Netanyahu's Amended Indictment Reveals a Web of Corruption

Haaretz Editorial
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Israeli Prime Minister Benjamin Netanyahu, his wife, Sara and Shaul Elovitch, February 18, 2018
Israeli Prime Minister Benjamin Netanyahu, his wife, Sara and Shaul Elovitch, February 18, 2018Credit: Eyal Toueg, Mark Israel Salem
Haaretz Editorial

The amended indictment against Benjamin Netanyahu in Case 4000 (the Bezeq-Walla case) is a hair-raising document that details no fewer than 230 demands by the prime minister and members of his immediate family for more favorable coverage from the Walla news website – 150 of them by Netanyahu himself, either directly or via an intermediary. It shows yet again how Walla became a propaganda tool for Netanyahu in the guise of an independent media outlet.

Last week the Jerusalem District Court accepted the arguments of the prime minister’s lawyers and instructed the prosecution to revise the indictment so that it differentiates between the requests made by Netanyahu himself and those made by members of his family. His lawyers sought to reduce Netanyahu’s involvement in the alleged interference and establish doubt regarding his knowledge of the events.

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But the revised indictment shows that despite the attempt – cowardly in and of itself – to distance himself from his wife and son, Netanyahu knew full well that Sara and Yair were, in a systematic manner, demanding that Walla bias its coverage. From the corrected indictment it emerges that he knew about their requests from Walla. From this it follows that Walla’s fulfillment of the requests of Sara and Yair constitutes the extension of favors to the prime minister himself.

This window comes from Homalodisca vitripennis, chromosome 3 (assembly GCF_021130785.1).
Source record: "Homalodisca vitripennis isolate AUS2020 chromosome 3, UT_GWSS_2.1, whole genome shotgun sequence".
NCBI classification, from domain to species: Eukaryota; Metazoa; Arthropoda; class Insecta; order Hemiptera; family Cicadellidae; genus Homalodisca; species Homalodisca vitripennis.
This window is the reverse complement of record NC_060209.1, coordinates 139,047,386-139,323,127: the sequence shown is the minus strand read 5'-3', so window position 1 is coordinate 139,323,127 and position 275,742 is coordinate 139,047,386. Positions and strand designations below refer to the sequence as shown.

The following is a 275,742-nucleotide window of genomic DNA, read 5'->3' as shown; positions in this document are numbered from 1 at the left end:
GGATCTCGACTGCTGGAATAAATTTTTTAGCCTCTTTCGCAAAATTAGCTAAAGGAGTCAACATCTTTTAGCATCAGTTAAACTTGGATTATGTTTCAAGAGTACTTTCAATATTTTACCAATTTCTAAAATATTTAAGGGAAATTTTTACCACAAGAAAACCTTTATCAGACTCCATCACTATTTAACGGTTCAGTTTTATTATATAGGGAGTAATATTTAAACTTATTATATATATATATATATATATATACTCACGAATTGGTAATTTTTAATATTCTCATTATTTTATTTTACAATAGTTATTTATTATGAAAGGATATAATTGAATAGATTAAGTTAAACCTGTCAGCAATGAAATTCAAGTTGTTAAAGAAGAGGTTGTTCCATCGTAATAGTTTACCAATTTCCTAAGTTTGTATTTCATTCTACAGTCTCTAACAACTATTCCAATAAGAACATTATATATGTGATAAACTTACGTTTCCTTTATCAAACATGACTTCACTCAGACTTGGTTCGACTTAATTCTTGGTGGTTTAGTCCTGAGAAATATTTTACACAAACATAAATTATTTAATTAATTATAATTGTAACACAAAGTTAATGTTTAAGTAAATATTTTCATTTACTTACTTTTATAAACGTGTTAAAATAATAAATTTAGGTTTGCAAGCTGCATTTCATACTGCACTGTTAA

The description of the transactions in the “Give me” column of Netanyahu’s spreadsheet tabulating his alleged quid pro quo with Shaul Elovitch, who controlled both Bezeq and Walla, reveals the scope of their alleged corrupt activities. The indictment states that 197 of the Netanyahus’ requests were met. Moreover, the alleged influence was so pervasive that in 85 instances the website altered its coverage without even being asked. This is similar to government censorship that leads organizations that are subject to supervision or persecution to censor themselves.

We must not fall into the trap being laid by Netanyahu and his lawyers, who are trying to portray the relationship between the Netanyahu family and Walla as completely ordinary, as standard requests by a spokesperson or a PR firm, as the normal relationship between a prime minister and a media outlet. There is nothing ordinary about the relationship between the Netanyahus and Walla described in the indictment.

The attempt to focus on the charges at such close range in an effort to melt away each one ignores the bigger picture that the amended indictment only reinforces: Walla skewed its coverage of Netanyahu and his family and was susceptible to their influence in exchange for reward. The alleged reward was the advancement and subsequent approval of the merger of Bezeq and the Yes satellite television provider by then-Communications Minister Netanyahu, which yielded substantial financial benefit to Elovitch.

The changes the prosecution made to the indictment only confirm that the bribery charge is well grounded, and should make it easier for the court to reach that conclusion.

The above article is Haaretz’s lead editorial, as published in the Hebrew and English newspapers in Israel.

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